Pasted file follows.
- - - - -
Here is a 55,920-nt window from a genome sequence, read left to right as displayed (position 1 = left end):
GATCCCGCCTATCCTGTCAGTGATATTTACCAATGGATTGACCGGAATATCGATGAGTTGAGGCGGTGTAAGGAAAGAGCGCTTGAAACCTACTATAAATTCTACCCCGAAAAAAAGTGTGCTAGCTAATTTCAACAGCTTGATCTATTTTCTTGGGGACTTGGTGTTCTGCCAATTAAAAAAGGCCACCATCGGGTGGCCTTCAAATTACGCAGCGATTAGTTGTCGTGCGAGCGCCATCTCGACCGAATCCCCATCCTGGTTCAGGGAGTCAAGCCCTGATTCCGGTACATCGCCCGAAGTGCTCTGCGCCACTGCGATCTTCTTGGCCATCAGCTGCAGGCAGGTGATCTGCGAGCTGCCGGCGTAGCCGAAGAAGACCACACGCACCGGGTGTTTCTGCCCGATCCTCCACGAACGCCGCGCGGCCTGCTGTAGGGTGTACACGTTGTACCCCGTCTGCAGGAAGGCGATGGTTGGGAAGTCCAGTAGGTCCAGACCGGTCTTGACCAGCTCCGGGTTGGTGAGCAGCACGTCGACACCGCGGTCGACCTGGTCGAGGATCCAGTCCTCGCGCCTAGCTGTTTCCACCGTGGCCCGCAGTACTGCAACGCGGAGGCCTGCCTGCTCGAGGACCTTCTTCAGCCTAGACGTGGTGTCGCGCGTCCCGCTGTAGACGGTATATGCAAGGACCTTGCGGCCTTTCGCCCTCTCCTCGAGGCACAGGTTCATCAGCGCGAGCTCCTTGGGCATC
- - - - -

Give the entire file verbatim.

Here is a 55,920-nt window from a genome sequence, read left to right as displayed (position 1 = left end):
GATCCCGCCTATCCTGTCAGTGATATTTACCAATGGATTGACCGGAATATCGATGAGTTGAGGCGGTGTAAGGAAAGAGCGCTTGAAACCTACTATAAATTCTACCCCGAAAAAAAGTGTGCTAGCTAATTTCAACAGCTTGATCTATTTTCTTGGGGACTTGGTGTTCTGCCAATTAAAAAAGGCCACCATCGGGTGGCCTTCAAATTACGCAGCGATTAGTTGTCGTGCGAGCGCCATCTCGACCGAATCCCCATCCTGGTTCAGGGAGTCAAGCCCTGATTCCGGTACATCGCCCGAAGTGCTCTGCGCCACTGCGATCTTCTTGGCCATCAGCTGCAGGCAGGTGATCTGCGAGCTGCCGGCGTAGCCGAAGAAGACCACACGCACCGGGTGTTTCTGCCCGATCCTCCACGAACGCCGCGCGGCCTGCTGTAGGGTGTACACGTTGTACCCCGTCTGCAGGAAGGCGATGGTTGGGAAGTCCAGTAGGTCCAGACCGGTCTTGACCAGCTCCGGGTTGGTGAGCAGCACGTCGACACCGCGGTCGACCTGGTCGAGGATCCAGTCCTCGCGCCTAGCTGTTTCCACCGTGGCCCGCAGTACTGCAACGCGGAGGCCTGCCTGCTCGAGGACCTTCTTCAGCCTAGACGTGGTGTCGCGCGTCCCGCTGTAGACGGTATATGCAAGGACCTTGCGGCCTTTCGCCCTCTCCTCGAGGCACAGGTTCATCAGCGCGAGCTCCTTGGGCATC